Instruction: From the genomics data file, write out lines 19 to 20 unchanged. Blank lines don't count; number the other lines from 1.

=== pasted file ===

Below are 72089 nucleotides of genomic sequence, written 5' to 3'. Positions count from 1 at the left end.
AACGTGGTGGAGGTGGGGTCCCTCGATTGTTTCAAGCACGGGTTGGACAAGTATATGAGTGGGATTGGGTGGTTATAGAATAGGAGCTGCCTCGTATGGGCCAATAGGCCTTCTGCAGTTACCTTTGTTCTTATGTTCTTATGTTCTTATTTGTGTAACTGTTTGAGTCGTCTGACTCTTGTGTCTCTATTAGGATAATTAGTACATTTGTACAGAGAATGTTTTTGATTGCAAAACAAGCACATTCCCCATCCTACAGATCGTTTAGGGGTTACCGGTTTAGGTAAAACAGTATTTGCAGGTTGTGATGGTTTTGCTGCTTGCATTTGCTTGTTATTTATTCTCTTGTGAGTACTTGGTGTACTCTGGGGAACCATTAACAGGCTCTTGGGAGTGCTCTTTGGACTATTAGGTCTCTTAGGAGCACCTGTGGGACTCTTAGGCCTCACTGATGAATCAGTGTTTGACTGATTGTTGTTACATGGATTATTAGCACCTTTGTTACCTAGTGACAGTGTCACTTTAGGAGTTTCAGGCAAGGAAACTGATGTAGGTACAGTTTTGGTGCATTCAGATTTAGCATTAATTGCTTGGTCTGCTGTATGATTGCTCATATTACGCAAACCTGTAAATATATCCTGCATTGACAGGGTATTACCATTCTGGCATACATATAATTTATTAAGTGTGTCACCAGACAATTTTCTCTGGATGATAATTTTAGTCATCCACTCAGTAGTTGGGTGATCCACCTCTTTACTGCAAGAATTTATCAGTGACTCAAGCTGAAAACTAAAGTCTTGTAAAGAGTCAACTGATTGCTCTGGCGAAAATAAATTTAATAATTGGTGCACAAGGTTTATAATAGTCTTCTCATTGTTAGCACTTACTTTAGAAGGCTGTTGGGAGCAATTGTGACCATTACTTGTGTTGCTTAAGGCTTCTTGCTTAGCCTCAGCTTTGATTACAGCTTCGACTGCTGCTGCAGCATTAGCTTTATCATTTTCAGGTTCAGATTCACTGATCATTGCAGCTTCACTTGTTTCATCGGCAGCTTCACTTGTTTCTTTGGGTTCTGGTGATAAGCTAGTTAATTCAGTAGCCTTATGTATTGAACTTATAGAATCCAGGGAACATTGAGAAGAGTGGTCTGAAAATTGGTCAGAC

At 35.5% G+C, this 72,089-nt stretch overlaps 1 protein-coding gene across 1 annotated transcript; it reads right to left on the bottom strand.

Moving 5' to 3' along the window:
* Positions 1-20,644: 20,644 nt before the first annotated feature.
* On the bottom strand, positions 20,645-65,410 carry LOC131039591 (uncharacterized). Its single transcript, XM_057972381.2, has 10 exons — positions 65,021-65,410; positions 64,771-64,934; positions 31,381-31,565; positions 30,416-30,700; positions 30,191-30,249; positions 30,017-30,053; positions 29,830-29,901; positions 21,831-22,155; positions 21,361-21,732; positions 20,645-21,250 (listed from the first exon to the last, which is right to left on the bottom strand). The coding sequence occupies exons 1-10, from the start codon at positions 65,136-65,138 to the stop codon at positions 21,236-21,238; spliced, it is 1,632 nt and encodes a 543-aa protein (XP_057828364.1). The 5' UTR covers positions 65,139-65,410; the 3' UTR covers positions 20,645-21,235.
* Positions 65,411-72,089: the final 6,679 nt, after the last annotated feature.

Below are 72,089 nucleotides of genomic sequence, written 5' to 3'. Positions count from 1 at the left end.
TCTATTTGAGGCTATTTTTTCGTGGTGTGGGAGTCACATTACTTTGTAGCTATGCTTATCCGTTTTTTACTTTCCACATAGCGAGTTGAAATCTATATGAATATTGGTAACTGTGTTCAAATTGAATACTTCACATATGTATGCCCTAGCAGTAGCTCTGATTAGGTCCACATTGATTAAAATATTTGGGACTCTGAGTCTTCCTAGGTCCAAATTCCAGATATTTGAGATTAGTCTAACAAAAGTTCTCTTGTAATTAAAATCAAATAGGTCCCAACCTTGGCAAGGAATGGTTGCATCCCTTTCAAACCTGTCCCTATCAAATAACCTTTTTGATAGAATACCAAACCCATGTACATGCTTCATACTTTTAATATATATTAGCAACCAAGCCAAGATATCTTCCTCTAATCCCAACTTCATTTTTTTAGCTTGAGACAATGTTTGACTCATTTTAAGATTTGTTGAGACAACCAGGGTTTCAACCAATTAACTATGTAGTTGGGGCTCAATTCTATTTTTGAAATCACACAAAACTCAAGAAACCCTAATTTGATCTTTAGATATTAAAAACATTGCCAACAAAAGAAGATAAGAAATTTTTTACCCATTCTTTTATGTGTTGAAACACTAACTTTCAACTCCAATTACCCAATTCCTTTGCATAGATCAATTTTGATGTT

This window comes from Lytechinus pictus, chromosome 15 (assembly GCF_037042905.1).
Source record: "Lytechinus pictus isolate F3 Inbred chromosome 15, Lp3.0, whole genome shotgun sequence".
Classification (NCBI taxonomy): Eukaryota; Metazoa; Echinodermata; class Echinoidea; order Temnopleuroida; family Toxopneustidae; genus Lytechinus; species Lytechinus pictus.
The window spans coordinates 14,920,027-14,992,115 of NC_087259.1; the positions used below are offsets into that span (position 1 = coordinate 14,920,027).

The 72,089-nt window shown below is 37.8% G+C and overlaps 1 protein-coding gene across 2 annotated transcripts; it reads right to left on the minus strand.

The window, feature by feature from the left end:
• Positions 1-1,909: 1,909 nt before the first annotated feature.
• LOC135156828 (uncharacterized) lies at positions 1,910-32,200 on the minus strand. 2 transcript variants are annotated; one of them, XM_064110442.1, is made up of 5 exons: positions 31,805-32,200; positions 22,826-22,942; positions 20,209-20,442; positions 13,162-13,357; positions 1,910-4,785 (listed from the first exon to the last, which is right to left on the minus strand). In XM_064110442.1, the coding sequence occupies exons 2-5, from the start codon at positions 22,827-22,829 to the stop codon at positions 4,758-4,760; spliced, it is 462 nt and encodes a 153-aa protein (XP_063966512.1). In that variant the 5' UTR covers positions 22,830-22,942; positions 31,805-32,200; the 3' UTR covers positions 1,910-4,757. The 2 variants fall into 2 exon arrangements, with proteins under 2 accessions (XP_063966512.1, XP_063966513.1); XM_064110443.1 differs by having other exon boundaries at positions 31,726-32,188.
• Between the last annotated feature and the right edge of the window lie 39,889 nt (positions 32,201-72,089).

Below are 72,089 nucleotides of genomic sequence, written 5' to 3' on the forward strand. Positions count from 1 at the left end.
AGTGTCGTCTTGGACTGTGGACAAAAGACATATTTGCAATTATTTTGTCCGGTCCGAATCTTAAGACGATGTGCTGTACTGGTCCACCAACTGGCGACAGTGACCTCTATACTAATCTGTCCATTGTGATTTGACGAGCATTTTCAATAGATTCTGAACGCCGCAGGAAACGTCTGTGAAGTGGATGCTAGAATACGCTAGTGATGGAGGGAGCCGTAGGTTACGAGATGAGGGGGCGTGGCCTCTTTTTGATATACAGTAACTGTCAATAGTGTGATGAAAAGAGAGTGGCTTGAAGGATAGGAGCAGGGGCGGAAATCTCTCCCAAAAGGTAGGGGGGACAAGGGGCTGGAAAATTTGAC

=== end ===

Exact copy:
Below are 72,089 nucleotides of genomic sequence, written 5' to 3' on the forward strand. Positions count from 1 at the left end.
AGTGTCGTCTTGGACTGTGGACAAAAGACATATTTGCAATTATTTTGTCCGGTCCGAATCTTAAGACGATGTGCTGTACTGGTCCACCAACTGGCGACAGTGACCTCTATACTAATCTGTCCATTGTGATTTGACGAGCATTTTCAATAGATTCTGAACGCCGCAGGAAACGTCTGTGAAGTGGATGCTAGAATACGCTAGTGATGGAGGGAGCCGTAGGTTACGAGATGAGGGGGCGTGGCCTCTTTTTGATATACAGTAACTGTCAATAGTGTGATGAAAAGAGAGTGGCTTGAAGGATAGGAGCAGGGGCGGAAATCTCTCCCAAAAGGTAGGGGGGACAAGGGGCTGGAAAATTTGAC